Shmarya Scott Rosenberg

When Bruce came upon the ancient Jewish community of Ethiopia at Gonder In 1769, many had the sign of the crucifix tattooed on their foreheads to signify their link, as messianic Jews, to Christianity. The Beta Israel population at that time was estimated to be about 100,000 souls.
Continue reading Ethiopia: King Solomon The Queen Of Sheba And The Black Jews — Part 2

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Ethiopia: King Solomon The Queen Of Sheba And The Black Jews — Part 1

King Solomon receives the Queen of Sheba
King Solomon receives the Queen of Sheba. This beautiful example of medieval stained glass dates from 1180AD and is the Second Typological Window in the north quire aisle of Canterbury Cathedral – Image: Sacred Destinations

The modern history of the Jews in Ethiopia begins with the reunification of Ethiopia in the mid-19th century during the reign of Theodore II. At that time the Jewish community, known as Beta Israel, numbered between 200,000 to 350,000 people.

This little known story, with roots that reach back to the time of Abraham, starts with the union of the great King Solomon and the Queen of Sheba. In Part 2 a promise is fulfilled. They are welcomed by the Jewish state, like prodigal sons returning to the land of Israel.

The name Beta Israel originated in the 4th century AD when the community refused to convert to Christianity during the rule of Abraha and Atsbeha

Perhaps the earliest Hebraic people came to the land of Ethiopia during the time of the prolonged drought and famine in Canaan at the time of Abraham (1812-1637BC).
Continue reading Ethiopia: King Solomon The Queen Of Sheba And The Black Jews — Part 1

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Gold In South Africa And The Ancient Indian Connection

Relief depicting Ancient Dravidian Seafarers
Relief depicting Ancient Dravidian Seafarers -- click to enlarge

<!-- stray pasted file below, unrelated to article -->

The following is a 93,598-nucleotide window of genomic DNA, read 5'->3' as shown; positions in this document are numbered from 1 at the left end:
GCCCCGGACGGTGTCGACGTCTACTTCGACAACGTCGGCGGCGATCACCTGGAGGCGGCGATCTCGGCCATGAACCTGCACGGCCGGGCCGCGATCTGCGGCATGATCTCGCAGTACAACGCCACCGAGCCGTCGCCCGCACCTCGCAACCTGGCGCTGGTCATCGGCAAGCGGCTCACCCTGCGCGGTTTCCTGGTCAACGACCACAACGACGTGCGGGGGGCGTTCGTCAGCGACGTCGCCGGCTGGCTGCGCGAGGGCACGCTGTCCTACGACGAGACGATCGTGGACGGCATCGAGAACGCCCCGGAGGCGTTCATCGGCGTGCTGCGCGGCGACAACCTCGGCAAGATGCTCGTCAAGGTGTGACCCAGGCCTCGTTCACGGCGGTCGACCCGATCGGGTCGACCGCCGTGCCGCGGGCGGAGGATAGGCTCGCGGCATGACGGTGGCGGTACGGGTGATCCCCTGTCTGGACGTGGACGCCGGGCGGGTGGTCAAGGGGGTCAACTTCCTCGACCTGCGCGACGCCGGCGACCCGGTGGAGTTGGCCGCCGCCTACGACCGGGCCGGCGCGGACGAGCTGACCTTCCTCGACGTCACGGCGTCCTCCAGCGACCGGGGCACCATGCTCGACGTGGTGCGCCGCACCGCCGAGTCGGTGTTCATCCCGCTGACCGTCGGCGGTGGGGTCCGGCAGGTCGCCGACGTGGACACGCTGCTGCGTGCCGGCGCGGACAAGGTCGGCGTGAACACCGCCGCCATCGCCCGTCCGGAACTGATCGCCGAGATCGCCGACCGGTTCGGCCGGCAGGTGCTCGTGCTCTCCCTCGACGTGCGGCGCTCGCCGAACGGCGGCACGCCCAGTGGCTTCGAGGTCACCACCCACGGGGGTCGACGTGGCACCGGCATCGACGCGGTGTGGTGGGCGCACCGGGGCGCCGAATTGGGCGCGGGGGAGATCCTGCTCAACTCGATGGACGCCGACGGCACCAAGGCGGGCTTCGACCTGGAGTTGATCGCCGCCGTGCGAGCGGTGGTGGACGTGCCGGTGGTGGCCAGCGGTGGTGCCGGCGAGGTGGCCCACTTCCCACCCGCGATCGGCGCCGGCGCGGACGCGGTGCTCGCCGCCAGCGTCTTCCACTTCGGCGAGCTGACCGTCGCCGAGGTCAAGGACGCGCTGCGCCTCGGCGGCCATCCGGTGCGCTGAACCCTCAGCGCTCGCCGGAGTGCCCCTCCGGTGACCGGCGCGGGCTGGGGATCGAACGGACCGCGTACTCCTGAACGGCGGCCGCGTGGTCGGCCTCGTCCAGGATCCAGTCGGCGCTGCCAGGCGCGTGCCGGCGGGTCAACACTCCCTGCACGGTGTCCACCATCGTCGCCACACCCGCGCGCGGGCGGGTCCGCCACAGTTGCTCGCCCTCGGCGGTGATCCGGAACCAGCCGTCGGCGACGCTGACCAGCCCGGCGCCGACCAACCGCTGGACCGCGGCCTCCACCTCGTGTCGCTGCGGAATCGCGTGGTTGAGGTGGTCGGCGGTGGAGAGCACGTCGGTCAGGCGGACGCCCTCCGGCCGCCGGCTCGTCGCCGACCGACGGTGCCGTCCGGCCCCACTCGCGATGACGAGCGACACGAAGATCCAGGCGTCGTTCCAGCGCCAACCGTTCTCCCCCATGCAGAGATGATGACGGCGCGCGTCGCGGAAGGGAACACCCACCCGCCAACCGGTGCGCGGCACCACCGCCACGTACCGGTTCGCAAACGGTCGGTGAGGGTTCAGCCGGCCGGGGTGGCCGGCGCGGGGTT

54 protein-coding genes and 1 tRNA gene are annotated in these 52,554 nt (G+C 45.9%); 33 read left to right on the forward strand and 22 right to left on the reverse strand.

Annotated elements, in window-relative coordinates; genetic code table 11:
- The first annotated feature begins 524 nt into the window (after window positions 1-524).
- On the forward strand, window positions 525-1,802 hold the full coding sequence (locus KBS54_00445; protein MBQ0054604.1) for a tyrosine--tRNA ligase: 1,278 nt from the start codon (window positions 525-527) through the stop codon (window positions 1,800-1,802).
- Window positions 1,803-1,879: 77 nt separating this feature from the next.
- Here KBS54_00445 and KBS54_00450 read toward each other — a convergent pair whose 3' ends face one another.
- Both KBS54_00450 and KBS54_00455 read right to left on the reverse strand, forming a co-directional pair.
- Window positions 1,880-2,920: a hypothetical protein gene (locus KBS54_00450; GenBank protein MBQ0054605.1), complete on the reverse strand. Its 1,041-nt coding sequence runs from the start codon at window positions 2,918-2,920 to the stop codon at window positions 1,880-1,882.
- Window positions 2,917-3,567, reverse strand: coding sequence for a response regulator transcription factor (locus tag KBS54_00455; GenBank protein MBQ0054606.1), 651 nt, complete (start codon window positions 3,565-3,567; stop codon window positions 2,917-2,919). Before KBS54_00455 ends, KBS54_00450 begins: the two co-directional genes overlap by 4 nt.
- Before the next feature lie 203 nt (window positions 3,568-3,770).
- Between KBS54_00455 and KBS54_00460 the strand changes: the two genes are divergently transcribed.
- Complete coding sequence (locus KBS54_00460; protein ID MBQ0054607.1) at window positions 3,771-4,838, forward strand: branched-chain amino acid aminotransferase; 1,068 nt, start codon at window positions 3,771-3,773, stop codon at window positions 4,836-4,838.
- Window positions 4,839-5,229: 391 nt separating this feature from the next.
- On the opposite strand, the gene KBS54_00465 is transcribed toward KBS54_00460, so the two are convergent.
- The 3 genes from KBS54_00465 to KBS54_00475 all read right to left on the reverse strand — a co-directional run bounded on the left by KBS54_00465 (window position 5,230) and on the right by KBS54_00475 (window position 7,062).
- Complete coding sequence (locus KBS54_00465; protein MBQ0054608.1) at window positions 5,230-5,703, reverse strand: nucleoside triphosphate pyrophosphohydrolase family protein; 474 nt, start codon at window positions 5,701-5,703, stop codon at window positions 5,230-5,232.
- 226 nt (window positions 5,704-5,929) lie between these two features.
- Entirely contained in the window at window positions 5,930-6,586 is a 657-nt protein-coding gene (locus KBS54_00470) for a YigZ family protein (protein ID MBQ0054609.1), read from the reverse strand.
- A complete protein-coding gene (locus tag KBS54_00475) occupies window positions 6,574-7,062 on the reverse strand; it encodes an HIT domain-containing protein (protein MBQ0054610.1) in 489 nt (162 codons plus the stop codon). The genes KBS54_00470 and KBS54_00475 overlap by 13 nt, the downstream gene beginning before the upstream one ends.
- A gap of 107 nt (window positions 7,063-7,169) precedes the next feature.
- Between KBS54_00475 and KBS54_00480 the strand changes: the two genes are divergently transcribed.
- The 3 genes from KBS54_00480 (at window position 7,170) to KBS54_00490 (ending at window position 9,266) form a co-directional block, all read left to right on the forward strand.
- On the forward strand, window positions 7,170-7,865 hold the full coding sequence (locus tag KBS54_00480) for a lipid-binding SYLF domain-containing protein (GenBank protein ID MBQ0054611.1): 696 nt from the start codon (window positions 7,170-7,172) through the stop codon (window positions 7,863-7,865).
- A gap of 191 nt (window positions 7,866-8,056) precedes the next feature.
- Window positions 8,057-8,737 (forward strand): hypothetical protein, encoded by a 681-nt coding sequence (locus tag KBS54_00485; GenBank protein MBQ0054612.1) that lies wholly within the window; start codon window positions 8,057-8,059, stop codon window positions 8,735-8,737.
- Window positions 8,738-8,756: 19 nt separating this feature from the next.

Like most South Africans of my generation, as a schoolboy I learnt that the recorded history of Southern Africa started in the mid 17th century with the arrival of the European explorers.

Did ancient Dravidian Seafarers establish the first gold mines in Southern Africa?

We studied detailed accounts of these early settlers and their exploits as well as the references to the Portuguese explorers, such as Bartolameu Dias, who preceded them by about 100 years.

According to this history the Khoisan or San people inhabited the Southern African region and preceded the Bantu people who gradually displaced them as they migrated south into the coastal regions of what is now known as the Cape. In a previous post, which you can find here, we covered the many languages spoken by the Khoisan.

The truth may be very different (6 photographs).
Continue reading Gold In South Africa And The Ancient Indian Connection

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Marilyn Monroe American Icon

Marilyn Monroe American Icon
Marilyn Monroe American Icon -- Artist: ~cometomorrow Holly on Deviant Art
Born Norma Jean Baker (1926 – 1962), Marilyn Monroe began her career as a model and landed her first film contract in 1946. She made her first appearance on the cover of Life magazine in April 1952, where she was described as “The Talk of Hollywood”. Marilyn was catapulted to fame after her picture appeared on the cover of the first Playboy magazine in 1953.

Without any acting experience, Marilyn became a Hollywood media star and a legend in a career that spanned 16 years and 29 movies.

Her story book wedding to baseball great Joe DiMaggio ended in divorce after just 274 days. Marilyn then married playwright Arthur Miller in 1956. Their union ended in divorce five years later. In Marilyn’s last film, “Misfits” in 1960, she co-starred with Clark Gable. Continue reading Marilyn Monroe American Icon